Makumbi v Republic (Criminal Appeal E017 of 2022)  KEHC 850 (KLR) (26 January 2023) (Judgment)
Neutral citation:  KEHC 850 (KLR)
Republic of Kenya
Criminal Appeal E017 of 2022
LW Gitari, J
January 26, 2023
Peter Muthini Makumbi
1.This is an appeal by the appellant against his sentence in Marimanti Law Courts Criminal Case no E028 of 2021 following his conviction for the offence of stealing stock contrary to section 278 of the Penal Code. He denied the alleged offence and after full trial, he was found guilty and sentenced to serve seven (7) years imprisonment.
2.The particulars of the said offence were that on February 21, 2021 at Kiamuthare ‘B’ Village of Gakurungu location in Tharaka Couth Sub-County within Tharaka Nithi County, the appellant jointly with another not before court, stole two (2) goats valued at kshs 16,000/=, the property of one Tharethe Kairanya Magane.
3.The appeal was premised on the following amended grounds of appeal:a.That the learned trial magistrate erred in both law and facts by imposing a harsh sentence upon the appellant without considering that the appellant was a first offender.b.That the learned trial magistrate erred in both law and facts by imposing an excessive sentence upon the applicant without considering the border dispute.c.That the learned trial magistrate erred in both law and facts by imposing a harsh sentence without considering that the purpose of a sentence of imprisonment is not only for torment.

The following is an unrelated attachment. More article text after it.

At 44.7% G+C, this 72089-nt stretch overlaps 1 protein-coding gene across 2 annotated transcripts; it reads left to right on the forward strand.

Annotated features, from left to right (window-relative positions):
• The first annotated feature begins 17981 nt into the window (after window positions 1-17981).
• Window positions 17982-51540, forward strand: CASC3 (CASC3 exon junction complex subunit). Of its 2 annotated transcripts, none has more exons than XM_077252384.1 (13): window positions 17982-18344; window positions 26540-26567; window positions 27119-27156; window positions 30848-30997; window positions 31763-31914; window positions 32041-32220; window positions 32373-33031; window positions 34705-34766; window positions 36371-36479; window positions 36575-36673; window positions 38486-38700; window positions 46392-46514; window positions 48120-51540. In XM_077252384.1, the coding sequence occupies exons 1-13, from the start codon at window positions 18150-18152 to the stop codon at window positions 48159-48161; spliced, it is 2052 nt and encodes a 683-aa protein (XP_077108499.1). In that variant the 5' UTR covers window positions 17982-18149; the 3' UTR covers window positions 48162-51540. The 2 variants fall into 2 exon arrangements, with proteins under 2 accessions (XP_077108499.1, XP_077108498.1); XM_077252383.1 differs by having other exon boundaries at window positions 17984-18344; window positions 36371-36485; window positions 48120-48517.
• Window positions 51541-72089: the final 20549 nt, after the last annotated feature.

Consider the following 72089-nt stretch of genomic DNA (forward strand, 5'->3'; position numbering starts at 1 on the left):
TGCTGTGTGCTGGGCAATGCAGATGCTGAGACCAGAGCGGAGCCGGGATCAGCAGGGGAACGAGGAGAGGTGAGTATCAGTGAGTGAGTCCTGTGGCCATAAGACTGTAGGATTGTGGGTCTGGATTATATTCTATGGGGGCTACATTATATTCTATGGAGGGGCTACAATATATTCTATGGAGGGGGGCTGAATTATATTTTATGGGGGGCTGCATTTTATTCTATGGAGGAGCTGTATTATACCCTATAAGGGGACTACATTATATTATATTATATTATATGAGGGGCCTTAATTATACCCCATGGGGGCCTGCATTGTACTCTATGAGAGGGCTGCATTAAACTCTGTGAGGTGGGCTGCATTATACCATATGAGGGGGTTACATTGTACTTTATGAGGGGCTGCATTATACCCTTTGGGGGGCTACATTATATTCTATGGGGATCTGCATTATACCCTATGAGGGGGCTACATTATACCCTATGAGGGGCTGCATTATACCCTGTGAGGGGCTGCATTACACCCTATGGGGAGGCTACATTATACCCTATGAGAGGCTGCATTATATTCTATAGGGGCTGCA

4.The appeal was disposed off by way of written submissions. Below is a summary of the respective submissions by the parties.
The appellant’s submissions
5.The appellant submitted in support of the appeal vide his written submissions that were filed before this court together with his amended grounds of appeal on August 28, 2022. It was his submission that the imposed sentence of seven (7) years was excessive and harsh considering that he is young and energetic hence capable to contributing to the building of the nation. According to him, although the circumstances in which the subject offence occurred portrayed the appellant as unfit to the society, he was a first offender and was willing to reform and change. It was thus the appellant’s submission that the appeal should succeed and the sentence imposed on him by the trial court be substituted with a lesser sentence.
The respondent’s submissions
6.The respondent filed its written submissions dated September 21, 2022 on the even date. It was the respondent’s submission that the appellant’s conviction was safe and that the sentence meted against the appellant was lawful. The respondent relied on the case of Arthur Muya Muriuki v Republic  eKLR in submitting that the trial court took into account all the relevant factors and applied all the right principles while sentencing the appellant. The respondent further relied on the case of Ogolla s/o Owuor v R,  EACA 270 and submitted that the sentence meted against the appellant is not amenable to reduction and/or variation for the reason that the trial court acted on facts presented before it and the applicable provisions of the law when sentencing the appellant, and that as such, the sentence was suitable in the circumstances and should be upheld by this court. It therefore the prayer of the respondent that the present appeal lacks merit and should be dismissed in its entirety.